Nothing is sacred

What’s wrong with voting?

Although voting seems like an intuitive concept, there are a few major flaws that seem to be getting worse over time.

Voting is never truly representative

We assume voting is fair because it vaguely reflects some total population that we are trying to represent. It’s impossible to exactly pin down what “representative” means. (Similar demographics, interests, incomes, ideologies? All of the above?)

[…]

Voting is a competitive game

Voting is a zero-sum game, meaning that whomever wins does so at the expense of someone else. As a result, voting promotes competition, not cooperation. Players might coordinate as a means of gaining an edge (“if you vote for X this time, I’ll give you Y next time”), but ultimately, “winning” the vote means beating someone else.

[…]

So. We have our current system, and we’ve identified some emerging problems that we need to solve for. What does that look like?

Designing for cooperation, not competition

If you’re an avid board gamer, you’ve probably come across a cooperative game or two, like Pandemic or Forbidden Island. In a cooperative game, you work with, rather than compete against, your fellow players to achieve a shared outcome…

Nadia Eghbal – The problem with voting

Seeking hard problems

It's that time of year again (where my schedule empties out), so I find myself in search of a really hard problem to work on. Some problems that have piqued my interest:

  • Affordable housing. Did you know that affordable housing is defined as paying 30% of income or less on housing? And did you know that Washington County, where Tualatin is located, has a gap of ~14,500 houses and growing? I didn't either until about five months ago. Even if you can still afford your housing, this is a problem the entire socio-economic spectrum should be working on.
  • Government technology. The USDS is really cool and having an amazing impact. You should listen to Jennifer Pahlka's SALT talk, "Fixing Government: Bottom Up and Outside In". I wish there was a similar initiative in Oregon. Is there one?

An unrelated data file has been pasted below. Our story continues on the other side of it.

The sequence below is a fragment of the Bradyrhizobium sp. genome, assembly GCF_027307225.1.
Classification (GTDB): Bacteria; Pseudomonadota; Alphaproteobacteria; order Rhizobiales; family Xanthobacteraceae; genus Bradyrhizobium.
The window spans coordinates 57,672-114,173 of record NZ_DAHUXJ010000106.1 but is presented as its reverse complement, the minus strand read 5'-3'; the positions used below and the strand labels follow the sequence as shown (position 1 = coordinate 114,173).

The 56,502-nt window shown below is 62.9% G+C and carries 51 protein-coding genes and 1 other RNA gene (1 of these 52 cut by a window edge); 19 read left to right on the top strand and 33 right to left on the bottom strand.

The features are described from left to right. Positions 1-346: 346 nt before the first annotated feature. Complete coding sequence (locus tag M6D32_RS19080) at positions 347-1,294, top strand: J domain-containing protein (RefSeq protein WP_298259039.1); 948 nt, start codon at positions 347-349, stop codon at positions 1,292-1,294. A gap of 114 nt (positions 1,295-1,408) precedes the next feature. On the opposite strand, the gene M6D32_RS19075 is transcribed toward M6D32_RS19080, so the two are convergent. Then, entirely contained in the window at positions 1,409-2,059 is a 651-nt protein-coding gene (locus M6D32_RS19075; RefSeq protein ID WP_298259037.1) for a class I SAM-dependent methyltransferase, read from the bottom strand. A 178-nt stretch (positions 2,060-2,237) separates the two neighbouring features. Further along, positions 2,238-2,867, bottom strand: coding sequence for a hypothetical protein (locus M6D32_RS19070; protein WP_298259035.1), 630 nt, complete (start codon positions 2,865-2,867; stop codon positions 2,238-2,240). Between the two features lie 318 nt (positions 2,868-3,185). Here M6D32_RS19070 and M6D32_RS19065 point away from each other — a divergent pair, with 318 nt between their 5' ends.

• Landing Gutenberg in WordPress 5.0. Gutenberg is a revolutionary editing interface. So revolutionary, in fact, that it's one of the worst-rated plugins in the WordPress.org directory. Getting from where we are now to happily shipped in core is going to be a challenging, multi-faceted initiative.

Let me know if you have any input on these problems, or whether there are others I should be considering!

Disruptions: Fliers Must Turn Off Devices, but It’s Not Clear Why

Disruptions: Fliers Must Turn Off Devices, but It’s Not Clear Why. The policy requiring travelers to turn off electronic devices during takeoff and landing has zero supporting data. On the Frontier flight I took last night to DC, their $6/flight DirectTV remained on the entire time. Hypocritical.

Anonymous & Lulz security statement

Now let us be clear here, Mr. Chabinsky, while we understand that you and your colleagues may find breaking into websites unacceptable, let us tell you what WE find unacceptable:

  • Governments lying to their citizens and inducing fear and terror to keep them in control by dismantling their freedom piece by piece.
  • Corporations aiding and conspiring with said governments while taking advantage at the same time by collecting billions of funds for federal contracts we all know they can’t fulfill.